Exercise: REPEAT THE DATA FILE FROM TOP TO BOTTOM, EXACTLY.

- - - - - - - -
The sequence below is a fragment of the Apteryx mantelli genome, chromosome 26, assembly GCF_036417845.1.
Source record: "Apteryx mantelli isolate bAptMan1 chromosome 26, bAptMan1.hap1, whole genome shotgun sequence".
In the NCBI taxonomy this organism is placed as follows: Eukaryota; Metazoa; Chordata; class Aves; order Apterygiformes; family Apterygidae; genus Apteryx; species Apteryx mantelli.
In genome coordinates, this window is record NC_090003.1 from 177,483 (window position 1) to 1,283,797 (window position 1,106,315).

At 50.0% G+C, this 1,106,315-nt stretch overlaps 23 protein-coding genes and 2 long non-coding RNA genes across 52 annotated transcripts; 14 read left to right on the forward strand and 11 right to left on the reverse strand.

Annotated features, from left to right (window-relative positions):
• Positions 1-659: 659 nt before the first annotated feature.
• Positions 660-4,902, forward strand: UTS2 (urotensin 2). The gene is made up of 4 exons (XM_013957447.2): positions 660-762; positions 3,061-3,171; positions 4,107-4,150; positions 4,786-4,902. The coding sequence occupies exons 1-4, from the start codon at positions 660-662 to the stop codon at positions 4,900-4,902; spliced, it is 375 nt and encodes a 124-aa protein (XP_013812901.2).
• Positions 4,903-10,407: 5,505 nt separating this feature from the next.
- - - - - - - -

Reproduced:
The sequence below is a fragment of the Apteryx mantelli genome, chromosome 26, assembly GCF_036417845.1.
Source record: "Apteryx mantelli isolate bAptMan1 chromosome 26, bAptMan1.hap1, whole genome shotgun sequence".
In the NCBI taxonomy this organism is placed as follows: Eukaryota; Metazoa; Chordata; class Aves; order Apterygiformes; family Apterygidae; genus Apteryx; species Apteryx mantelli.
In genome coordinates, this window is record NC_090003.1 from 177,483 (window position 1) to 1,283,797 (window position 1,106,315).

At 50.0% G+C, this 1,106,315-nt stretch overlaps 23 protein-coding genes and 2 long non-coding RNA genes across 52 annotated transcripts; 14 read left to right on the forward strand and 11 right to left on the reverse strand.

Annotated features, from left to right (window-relative positions):
• Positions 1-659: 659 nt before the first annotated feature.
• Positions 660-4,902, forward strand: UTS2 (urotensin 2). The gene is made up of 4 exons (XM_013957447.2): positions 660-762; positions 3,061-3,171; positions 4,107-4,150; positions 4,786-4,902. The coding sequence occupies exons 1-4, from the start codon at positions 660-662 to the stop codon at positions 4,900-4,902; spliced, it is 375 nt and encodes a 124-aa protein (XP_013812901.2).
• Positions 4,903-10,407: 5,505 nt separating this feature from the next.